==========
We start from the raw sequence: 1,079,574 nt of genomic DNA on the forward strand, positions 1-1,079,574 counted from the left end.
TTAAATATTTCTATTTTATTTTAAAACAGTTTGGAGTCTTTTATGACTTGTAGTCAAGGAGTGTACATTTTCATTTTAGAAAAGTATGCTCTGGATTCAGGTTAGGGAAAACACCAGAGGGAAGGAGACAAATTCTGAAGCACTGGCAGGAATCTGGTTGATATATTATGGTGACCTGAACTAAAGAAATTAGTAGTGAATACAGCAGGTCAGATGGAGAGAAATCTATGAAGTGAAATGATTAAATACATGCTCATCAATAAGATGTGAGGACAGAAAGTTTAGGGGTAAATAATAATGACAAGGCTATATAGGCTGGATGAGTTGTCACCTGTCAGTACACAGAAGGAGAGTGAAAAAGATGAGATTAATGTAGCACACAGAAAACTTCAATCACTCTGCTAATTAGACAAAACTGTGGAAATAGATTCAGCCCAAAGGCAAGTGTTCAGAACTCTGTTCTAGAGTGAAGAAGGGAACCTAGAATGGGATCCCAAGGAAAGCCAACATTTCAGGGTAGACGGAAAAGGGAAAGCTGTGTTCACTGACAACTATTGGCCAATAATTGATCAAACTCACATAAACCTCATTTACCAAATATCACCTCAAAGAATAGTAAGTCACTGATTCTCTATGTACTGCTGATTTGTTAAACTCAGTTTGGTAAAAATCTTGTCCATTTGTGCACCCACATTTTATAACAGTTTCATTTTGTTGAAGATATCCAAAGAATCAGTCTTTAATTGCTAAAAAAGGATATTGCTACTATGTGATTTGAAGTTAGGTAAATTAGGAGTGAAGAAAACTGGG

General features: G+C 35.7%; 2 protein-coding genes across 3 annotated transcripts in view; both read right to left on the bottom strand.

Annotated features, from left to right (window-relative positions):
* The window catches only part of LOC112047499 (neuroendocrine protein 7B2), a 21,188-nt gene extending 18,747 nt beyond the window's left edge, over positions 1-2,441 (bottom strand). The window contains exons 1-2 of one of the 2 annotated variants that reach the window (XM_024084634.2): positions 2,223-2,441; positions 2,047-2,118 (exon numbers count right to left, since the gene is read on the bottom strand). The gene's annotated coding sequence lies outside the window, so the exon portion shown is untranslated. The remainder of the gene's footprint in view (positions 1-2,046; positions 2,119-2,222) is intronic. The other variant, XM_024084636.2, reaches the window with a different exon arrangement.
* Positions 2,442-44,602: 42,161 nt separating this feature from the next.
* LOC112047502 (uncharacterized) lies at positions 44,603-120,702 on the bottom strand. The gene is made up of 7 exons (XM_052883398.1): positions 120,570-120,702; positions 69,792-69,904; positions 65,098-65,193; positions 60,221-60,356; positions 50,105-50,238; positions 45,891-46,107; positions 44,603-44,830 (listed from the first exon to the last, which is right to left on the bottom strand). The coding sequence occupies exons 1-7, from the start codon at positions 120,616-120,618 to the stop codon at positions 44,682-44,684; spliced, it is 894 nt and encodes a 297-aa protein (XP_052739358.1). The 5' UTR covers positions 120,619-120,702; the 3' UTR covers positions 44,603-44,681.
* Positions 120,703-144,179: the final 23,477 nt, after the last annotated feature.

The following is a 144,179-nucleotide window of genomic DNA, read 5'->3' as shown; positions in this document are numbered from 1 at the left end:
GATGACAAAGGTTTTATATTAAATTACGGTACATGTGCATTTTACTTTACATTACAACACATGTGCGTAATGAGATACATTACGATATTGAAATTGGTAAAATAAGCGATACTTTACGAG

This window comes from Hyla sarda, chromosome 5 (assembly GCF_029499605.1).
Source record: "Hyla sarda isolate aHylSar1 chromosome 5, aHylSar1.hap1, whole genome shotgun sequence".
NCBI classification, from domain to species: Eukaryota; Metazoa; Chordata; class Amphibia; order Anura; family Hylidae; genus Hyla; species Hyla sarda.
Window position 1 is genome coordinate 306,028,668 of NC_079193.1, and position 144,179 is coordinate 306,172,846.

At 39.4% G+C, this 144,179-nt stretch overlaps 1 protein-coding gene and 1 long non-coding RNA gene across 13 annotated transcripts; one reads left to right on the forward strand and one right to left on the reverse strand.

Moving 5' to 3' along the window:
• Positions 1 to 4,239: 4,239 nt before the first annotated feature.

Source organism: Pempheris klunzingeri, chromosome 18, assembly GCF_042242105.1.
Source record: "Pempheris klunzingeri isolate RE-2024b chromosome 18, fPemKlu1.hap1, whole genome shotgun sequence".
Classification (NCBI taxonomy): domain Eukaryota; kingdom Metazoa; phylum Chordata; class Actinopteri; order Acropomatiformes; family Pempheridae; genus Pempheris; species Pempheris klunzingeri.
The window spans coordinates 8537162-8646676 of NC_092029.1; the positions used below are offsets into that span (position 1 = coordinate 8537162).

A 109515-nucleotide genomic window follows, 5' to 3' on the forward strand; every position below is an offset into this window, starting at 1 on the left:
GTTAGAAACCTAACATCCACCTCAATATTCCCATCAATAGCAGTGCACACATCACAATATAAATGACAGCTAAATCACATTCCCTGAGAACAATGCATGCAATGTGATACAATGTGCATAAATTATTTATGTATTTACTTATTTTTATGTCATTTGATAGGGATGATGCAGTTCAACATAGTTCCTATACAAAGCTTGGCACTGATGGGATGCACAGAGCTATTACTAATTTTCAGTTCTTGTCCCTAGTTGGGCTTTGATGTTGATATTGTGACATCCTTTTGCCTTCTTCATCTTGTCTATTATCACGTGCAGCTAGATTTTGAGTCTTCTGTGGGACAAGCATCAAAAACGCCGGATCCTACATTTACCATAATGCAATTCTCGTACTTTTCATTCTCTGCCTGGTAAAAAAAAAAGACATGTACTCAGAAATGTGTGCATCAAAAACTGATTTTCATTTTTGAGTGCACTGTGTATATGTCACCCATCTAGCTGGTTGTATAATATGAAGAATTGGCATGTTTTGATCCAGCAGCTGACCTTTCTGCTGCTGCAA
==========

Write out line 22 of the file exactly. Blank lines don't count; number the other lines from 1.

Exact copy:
A 109515-nucleotide genomic window follows, 5' to 3' on the forward strand; every position below is an offset into this window, starting at 1 on the left: